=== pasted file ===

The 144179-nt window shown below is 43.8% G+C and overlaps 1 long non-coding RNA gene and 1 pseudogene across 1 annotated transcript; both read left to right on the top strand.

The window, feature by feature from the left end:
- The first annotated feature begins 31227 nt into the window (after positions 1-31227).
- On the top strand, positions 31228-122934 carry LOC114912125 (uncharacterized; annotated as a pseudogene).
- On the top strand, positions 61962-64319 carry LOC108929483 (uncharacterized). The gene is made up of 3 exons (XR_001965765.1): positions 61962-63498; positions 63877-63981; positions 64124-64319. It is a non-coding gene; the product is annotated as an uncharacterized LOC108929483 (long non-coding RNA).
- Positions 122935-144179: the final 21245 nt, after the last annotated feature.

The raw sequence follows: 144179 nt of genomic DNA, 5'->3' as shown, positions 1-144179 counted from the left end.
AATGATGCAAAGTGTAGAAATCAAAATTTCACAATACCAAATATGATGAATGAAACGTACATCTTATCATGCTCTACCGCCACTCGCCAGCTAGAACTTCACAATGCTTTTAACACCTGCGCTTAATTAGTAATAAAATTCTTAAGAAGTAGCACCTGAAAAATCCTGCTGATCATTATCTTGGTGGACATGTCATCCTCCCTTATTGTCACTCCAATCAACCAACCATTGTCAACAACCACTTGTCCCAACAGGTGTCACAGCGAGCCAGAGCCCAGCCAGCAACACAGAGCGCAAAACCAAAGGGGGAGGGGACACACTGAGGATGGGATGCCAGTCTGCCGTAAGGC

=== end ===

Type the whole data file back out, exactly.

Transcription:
The 144179-nt window shown below is 43.8% G+C and overlaps 1 long non-coding RNA gene and 1 pseudogene across 1 annotated transcript; both read left to right on the top strand.

The window, feature by feature from the left end:
- The first annotated feature begins 31227 nt into the window (after positions 1-31227).
- On the top strand, positions 31228-122934 carry LOC114912125 (uncharacterized; annotated as a pseudogene).
- On the top strand, positions 61962-64319 carry LOC108929483 (uncharacterized). The gene is made up of 3 exons (XR_001965765.1): positions 61962-63498; positions 63877-63981; positions 64124-64319. It is a non-coding gene; the product is annotated as an uncharacterized LOC108929483 (long non-coding RNA).
- Positions 122935-144179: the final 21245 nt, after the last annotated feature.

The raw sequence follows: 144179 nt of genomic DNA, 5'->3' as shown, positions 1-144179 counted from the left end.
AATGATGCAAAGTGTAGAAATCAAAATTTCACAATACCAAATATGATGAATGAAACGTACATCTTATCATGCTCTACCGCCACTCGCCAGCTAGAACTTCACAATGCTTTTAACACCTGCGCTTAATTAGTAATAAAATTCTTAAGAAGTAGCACCTGAAAAATCCTGCTGATCATTATCTTGGTGGACATGTCATCCTCCCTTATTGTCACTCCAATCAACCAACCATTGTCAACAACCACTTGTCCCAACAGGTGTCACAGCGAGCCAGAGCCCAGCCAGCAACACAGAGCGCAAAACCAAAGGGGGAGGGGACACACTGAGGATGGGATGCCAGTCTGCCGTAAGGC